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Supply Chain

Belgian Agri-Tech Firm Biotalys Plans Listing In Brussels

Belgian agri-tech company Biotalys announced on Tuesday plans to list on Euronext Brussels in the coming weeks, hoping to entice investors with its biological alternatives to chemical pesticides.

The company, founded in 2013, is a spin-off from the Flanders Institute for Biotechnology and the agricultural counterpart to Belgian biopharmaceutical firm Ablynx, which Sanofi bought in 2018 for €3.9 billion ($4.7 billion).

Both use llama antibodies, which are smaller and easier to manipulate than human equivalents. Biotalys extracts proteins for use against fungi, bacteria and insects that attack crops, especially high-value fruit like grapes and strawberries.

Chemical Pesticide

Biotalys expects to secure US regulatory approval in mid-2022 for its first product, Evoca, and sees a 2024 launch in the European Union, which aims to cut chemical pesticide use by 50% by 2030.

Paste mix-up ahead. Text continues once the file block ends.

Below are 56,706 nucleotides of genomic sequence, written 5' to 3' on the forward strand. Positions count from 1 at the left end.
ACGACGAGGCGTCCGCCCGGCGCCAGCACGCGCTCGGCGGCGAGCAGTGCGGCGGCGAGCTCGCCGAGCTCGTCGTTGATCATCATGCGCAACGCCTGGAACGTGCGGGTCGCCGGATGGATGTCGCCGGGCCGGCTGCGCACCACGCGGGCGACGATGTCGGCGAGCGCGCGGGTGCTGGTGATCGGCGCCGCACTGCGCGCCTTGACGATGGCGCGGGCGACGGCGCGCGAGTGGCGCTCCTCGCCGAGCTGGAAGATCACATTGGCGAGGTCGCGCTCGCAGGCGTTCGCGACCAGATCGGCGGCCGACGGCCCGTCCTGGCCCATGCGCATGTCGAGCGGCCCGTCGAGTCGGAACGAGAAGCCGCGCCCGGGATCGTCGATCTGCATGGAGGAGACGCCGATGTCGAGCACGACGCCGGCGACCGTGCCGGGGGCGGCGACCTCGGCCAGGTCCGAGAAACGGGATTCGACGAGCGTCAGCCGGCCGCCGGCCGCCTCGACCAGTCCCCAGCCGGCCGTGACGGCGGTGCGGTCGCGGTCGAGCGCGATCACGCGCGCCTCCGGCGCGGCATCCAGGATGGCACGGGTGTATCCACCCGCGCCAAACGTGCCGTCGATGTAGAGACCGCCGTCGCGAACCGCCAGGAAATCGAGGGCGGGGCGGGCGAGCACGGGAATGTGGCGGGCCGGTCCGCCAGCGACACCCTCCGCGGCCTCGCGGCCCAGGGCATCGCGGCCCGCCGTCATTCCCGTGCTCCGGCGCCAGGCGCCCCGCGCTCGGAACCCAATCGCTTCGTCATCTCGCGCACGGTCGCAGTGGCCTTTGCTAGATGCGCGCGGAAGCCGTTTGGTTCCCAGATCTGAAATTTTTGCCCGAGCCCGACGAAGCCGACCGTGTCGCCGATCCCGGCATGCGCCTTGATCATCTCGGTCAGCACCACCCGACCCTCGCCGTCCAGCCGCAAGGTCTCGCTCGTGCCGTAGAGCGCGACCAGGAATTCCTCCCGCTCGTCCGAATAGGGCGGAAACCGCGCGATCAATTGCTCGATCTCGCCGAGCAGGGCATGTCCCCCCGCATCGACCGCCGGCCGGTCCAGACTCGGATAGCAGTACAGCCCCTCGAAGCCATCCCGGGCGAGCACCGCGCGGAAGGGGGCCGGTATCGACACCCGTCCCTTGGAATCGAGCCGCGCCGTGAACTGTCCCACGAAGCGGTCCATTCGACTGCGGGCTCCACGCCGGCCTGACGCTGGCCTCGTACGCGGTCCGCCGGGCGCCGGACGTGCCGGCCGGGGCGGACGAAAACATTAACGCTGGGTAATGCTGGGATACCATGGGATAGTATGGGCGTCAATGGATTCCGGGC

Biotalys has seven potential products it intends to launch over the next decade and estimates the market could be worth $4.8 billion as countries shift to greener forms of farming.

"That's why at Biotalys, we believe it's the right time to come out of the woods and to be really public and demonstrate the impact we can have to fulfil this requirement for innovation," Biotalys chief executive Patrice Selles said.

Research And Business Development

Selles declined to say how much money Biotalys planned to raise but said existing investors such as GIMV and Sofinnova Partners would participate in the flotation, proceeds of which would go towards research and business development.

New investors BNP Paribas and Belgian state fund SFPI-FPIM had also committed to a combined €10 million.

The company sees future revenues from its own sales and future partnerships and, longer term, use of its technology in other fields, such as food preservation.

Selles said Biotalys' products were as effective as chemical equivalents and superior to microbial solutions currently on the market because, as neutral proteins, they do not depend on particular environmental conditions to work.

News by Reuters, edited by ESM. For more Supply Chain news, click here. Click subscribe to sign up to ESM: European Supermarket Magazine.

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